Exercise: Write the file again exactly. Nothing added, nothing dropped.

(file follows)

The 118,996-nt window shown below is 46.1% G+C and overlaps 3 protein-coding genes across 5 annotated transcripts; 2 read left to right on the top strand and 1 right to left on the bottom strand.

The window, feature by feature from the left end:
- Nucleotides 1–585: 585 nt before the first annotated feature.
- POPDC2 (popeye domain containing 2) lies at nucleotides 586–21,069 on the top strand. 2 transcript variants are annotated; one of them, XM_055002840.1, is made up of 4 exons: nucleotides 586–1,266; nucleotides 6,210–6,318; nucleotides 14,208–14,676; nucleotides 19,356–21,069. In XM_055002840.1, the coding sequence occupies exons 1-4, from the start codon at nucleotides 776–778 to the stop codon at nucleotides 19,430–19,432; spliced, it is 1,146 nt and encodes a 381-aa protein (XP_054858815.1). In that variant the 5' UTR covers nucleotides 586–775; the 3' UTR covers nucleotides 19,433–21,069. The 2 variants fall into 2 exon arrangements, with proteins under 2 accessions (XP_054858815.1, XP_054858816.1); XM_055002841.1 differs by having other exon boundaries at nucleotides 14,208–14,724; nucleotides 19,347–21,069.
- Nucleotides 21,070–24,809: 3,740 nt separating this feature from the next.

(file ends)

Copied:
The 118,996-nt window shown below is 46.1% G+C and overlaps 3 protein-coding genes across 5 annotated transcripts; 2 read left to right on the top strand and 1 right to left on the bottom strand.

The window, feature by feature from the left end:
- Nucleotides 1–585: 585 nt before the first annotated feature.
- POPDC2 (popeye domain containing 2) lies at nucleotides 586–21,069 on the top strand. 2 transcript variants are annotated; one of them, XM_055002840.1, is made up of 4 exons: nucleotides 586–1,266; nucleotides 6,210–6,318; nucleotides 14,208–14,676; nucleotides 19,356–21,069. In XM_055002840.1, the coding sequence occupies exons 1-4, from the start codon at nucleotides 776–778 to the stop codon at nucleotides 19,430–19,432; spliced, it is 1,146 nt and encodes a 381-aa protein (XP_054858815.1). In that variant the 5' UTR covers nucleotides 586–775; the 3' UTR covers nucleotides 19,433–21,069. The 2 variants fall into 2 exon arrangements, with proteins under 2 accessions (XP_054858815.1, XP_054858816.1); XM_055002841.1 differs by having other exon boundaries at nucleotides 14,208–14,724; nucleotides 19,347–21,069.
- Nucleotides 21,070–24,809: 3,740 nt separating this feature from the next.